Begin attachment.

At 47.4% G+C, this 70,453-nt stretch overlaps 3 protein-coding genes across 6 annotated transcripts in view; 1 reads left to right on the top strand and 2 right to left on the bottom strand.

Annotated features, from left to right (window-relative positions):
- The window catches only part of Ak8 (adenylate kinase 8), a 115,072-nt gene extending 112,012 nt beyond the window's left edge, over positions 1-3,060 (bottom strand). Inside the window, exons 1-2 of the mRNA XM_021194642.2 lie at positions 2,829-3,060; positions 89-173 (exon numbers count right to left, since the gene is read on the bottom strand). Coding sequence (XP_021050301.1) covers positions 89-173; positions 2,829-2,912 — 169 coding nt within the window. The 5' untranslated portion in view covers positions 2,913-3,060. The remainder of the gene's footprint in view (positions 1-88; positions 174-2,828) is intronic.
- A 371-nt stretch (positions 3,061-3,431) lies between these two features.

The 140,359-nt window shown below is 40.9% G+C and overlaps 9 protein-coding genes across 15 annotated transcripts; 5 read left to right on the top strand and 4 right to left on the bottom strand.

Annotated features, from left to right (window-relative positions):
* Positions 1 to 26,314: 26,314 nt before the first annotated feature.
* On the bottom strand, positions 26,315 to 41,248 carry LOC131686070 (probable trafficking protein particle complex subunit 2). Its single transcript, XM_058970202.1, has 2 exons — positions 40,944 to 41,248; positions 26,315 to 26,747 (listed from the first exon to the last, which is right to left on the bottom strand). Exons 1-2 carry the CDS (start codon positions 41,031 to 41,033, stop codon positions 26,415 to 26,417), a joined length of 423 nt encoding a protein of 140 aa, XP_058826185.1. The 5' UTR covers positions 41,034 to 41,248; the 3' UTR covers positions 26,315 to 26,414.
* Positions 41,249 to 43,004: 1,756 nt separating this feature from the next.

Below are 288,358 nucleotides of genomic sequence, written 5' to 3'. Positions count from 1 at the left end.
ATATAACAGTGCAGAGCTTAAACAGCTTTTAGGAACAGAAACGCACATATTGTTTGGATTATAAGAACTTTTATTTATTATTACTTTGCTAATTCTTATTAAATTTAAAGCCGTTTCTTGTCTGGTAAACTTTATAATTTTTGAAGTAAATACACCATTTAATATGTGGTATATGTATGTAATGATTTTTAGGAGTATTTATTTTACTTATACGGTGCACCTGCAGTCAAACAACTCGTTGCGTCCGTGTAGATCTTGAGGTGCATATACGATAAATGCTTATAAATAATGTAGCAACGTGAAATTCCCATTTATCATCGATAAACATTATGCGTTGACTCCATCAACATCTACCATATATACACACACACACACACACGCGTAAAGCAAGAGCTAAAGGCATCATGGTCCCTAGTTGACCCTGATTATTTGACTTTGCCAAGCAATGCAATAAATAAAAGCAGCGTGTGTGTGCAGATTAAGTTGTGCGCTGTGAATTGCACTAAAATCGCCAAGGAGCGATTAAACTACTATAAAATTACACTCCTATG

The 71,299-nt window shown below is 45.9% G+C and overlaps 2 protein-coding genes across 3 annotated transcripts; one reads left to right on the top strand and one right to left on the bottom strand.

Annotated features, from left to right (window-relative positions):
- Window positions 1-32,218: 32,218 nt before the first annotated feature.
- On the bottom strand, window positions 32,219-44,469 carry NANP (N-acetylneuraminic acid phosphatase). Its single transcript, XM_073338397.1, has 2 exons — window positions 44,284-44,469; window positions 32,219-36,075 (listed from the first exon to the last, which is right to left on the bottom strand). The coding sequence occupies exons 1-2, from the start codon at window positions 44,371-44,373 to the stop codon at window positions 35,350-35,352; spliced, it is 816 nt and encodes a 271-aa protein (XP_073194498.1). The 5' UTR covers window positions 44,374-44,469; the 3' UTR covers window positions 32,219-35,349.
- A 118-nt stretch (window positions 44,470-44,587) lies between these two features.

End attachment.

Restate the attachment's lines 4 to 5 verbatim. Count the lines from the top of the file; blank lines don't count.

- A 371-nt stretch (positions 3,061-3,431) lies between these two features.

The 140,359-nt window shown below is 40.9% G+C and overlaps 9 protein-coding genes across 15 annotated transcripts; 5 read left to right on the top strand and 4 right to left on the bottom strand.